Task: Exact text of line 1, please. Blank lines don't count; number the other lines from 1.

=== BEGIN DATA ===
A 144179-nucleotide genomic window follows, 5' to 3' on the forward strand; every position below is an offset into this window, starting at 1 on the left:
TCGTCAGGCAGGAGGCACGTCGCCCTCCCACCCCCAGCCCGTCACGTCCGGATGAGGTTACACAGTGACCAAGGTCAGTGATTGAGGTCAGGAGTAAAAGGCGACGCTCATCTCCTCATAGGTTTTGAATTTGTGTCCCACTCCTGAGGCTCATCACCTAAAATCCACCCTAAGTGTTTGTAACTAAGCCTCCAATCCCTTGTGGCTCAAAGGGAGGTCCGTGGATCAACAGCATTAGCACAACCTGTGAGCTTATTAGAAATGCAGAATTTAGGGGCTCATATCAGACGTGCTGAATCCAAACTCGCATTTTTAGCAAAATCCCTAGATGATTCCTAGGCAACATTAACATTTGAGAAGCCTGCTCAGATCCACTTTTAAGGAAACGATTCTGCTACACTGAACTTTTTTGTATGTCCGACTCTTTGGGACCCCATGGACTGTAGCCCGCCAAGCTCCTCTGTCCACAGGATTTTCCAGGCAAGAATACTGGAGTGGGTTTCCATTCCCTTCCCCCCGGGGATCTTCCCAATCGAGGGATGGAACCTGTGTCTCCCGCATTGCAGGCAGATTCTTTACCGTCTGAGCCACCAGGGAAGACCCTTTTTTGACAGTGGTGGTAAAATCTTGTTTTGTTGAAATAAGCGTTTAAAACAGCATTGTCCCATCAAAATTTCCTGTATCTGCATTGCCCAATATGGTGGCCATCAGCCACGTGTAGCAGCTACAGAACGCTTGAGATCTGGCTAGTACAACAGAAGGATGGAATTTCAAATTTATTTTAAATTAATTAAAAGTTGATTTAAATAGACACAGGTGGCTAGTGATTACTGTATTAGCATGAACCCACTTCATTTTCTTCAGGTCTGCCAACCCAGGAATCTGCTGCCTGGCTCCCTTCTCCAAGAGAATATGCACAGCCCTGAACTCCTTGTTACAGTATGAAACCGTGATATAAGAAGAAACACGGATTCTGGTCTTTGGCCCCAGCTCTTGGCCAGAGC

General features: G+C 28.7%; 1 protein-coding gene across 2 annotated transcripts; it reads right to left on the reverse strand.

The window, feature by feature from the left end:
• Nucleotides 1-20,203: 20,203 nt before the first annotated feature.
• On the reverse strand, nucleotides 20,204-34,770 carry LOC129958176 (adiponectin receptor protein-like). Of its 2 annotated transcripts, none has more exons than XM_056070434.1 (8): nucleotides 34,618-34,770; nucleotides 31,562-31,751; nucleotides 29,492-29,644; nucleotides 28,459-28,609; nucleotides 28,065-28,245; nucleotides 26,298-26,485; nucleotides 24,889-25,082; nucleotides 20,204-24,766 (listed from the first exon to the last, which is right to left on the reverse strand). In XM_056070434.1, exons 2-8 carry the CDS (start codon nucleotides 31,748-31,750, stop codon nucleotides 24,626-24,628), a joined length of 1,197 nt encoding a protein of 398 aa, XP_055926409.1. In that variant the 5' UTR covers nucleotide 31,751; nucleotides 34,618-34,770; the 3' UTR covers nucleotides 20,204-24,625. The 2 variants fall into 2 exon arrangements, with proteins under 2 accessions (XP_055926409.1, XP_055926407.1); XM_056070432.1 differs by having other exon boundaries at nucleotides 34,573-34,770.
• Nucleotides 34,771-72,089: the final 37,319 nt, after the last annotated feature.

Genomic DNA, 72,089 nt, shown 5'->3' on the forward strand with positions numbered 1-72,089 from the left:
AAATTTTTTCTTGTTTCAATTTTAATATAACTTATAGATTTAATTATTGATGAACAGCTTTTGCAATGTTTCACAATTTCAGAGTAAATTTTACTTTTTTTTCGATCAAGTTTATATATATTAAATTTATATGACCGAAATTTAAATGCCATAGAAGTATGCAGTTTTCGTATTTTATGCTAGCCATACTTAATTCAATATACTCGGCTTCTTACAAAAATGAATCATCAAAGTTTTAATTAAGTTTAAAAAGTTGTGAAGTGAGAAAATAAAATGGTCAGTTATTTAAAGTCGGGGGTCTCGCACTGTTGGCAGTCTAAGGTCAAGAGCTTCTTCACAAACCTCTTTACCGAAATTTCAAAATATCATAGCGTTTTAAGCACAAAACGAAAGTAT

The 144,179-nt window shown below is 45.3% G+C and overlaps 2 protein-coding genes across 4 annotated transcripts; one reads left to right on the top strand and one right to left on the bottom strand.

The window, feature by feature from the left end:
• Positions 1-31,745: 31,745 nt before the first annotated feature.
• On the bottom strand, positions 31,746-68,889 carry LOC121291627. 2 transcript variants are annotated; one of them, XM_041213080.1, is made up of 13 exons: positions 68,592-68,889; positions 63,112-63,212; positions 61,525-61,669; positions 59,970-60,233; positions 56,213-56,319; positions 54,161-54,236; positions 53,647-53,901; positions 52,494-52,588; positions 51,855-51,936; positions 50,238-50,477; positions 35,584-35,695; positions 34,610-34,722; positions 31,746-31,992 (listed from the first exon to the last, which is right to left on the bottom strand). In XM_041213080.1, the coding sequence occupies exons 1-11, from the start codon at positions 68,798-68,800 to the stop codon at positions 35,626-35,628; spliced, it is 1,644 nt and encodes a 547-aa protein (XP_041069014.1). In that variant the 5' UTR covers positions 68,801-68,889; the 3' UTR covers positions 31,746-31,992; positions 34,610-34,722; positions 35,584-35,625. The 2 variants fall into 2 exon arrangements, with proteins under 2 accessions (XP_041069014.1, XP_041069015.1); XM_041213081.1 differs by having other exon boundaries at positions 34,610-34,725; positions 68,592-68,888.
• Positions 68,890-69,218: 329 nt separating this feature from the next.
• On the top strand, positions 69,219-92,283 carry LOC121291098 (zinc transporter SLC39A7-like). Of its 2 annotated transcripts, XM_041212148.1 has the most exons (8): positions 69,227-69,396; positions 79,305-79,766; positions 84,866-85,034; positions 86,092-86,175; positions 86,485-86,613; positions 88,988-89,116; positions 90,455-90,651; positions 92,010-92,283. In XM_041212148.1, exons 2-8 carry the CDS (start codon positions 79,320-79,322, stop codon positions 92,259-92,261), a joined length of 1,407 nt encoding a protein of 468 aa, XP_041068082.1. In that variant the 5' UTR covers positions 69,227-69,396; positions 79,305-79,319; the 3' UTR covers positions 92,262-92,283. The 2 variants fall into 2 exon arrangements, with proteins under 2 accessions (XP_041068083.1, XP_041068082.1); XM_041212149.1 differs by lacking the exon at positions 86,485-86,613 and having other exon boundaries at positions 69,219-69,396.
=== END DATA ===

A 144179-nucleotide genomic window follows, 5' to 3' on the forward strand; every position below is an offset into this window, starting at 1 on the left: